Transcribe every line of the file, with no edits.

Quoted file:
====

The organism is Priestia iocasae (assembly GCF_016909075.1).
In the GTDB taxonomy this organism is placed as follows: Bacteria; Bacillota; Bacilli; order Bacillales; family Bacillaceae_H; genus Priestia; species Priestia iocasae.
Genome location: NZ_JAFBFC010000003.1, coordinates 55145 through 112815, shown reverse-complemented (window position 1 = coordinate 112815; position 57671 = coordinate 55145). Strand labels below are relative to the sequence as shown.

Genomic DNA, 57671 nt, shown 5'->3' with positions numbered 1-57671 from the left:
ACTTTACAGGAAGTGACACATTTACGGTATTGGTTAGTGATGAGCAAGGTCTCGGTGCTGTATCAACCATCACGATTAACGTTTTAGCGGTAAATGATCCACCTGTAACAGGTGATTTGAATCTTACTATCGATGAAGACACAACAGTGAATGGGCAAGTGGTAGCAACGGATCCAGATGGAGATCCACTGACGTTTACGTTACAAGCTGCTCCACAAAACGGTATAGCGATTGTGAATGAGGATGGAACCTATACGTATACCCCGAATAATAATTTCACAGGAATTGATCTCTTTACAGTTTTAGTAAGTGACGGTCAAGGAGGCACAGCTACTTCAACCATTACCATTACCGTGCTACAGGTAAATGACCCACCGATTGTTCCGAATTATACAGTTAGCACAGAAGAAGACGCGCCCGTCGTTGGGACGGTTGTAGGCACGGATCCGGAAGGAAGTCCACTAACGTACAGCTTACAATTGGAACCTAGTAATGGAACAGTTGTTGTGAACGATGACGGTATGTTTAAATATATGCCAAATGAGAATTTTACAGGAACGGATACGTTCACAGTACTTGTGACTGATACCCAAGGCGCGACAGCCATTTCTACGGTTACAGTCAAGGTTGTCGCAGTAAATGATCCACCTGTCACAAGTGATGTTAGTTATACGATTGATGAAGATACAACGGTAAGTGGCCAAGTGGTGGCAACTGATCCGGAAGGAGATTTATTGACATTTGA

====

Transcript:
The organism is Priestia iocasae (assembly GCF_016909075.1).
In the GTDB taxonomy this organism is placed as follows: Bacteria; Bacillota; Bacilli; order Bacillales; family Bacillaceae_H; genus Priestia; species Priestia iocasae.
Genome location: NZ_JAFBFC010000003.1, coordinates 55145 through 112815, shown reverse-complemented (window position 1 = coordinate 112815; position 57671 = coordinate 55145). Strand labels below are relative to the sequence as shown.

Genomic DNA, 57671 nt, shown 5'->3' with positions numbered 1-57671 from the left:
ACTTTACAGGAAGTGACACATTTACGGTATTGGTTAGTGATGAGCAAGGTCTCGGTGCTGTATCAACCATCACGATTAACGTTTTAGCGGTAAATGATCCACCTGTAACAGGTGATTTGAATCTTACTATCGATGAAGACACAACAGTGAATGGGCAAGTGGTAGCAACGGATCCAGATGGAGATCCACTGACGTTTACGTTACAAGCTGCTCCACAAAACGGTATAGCGATTGTGAATGAGGATGGAACCTATACGTATACCCCGAATAATAATTTCACAGGAATTGATCTCTTTACAGTTTTAGTAAGTGACGGTCAAGGAGGCACAGCTACTTCAACCATTACCATTACCGTGCTACAGGTAAATGACCCACCGATTGTTCCGAATTATACAGTTAGCACAGAAGAAGACGCGCCCGTCGTTGGGACGGTTGTAGGCACGGATCCGGAAGGAAGTCCACTAACGTACAGCTTACAATTGGAACCTAGTAATGGAACAGTTGTTGTGAACGATGACGGTATGTTTAAATATATGCCAAATGAGAATTTTACAGGAACGGATACGTTCACAGTACTTGTGACTGATACCCAAGGCGCGACAGCCATTTCTACGGTTACAGTCAAGGTTGTCGCAGTAAATGATCCACCTGTCACAAGTGATGTTAGTTATACGATTGATGAAGATACAACGGTAAGTGGCCAAGTGGTGGCAACTGATCCGGAAGGAGATTTATTGACATTTGA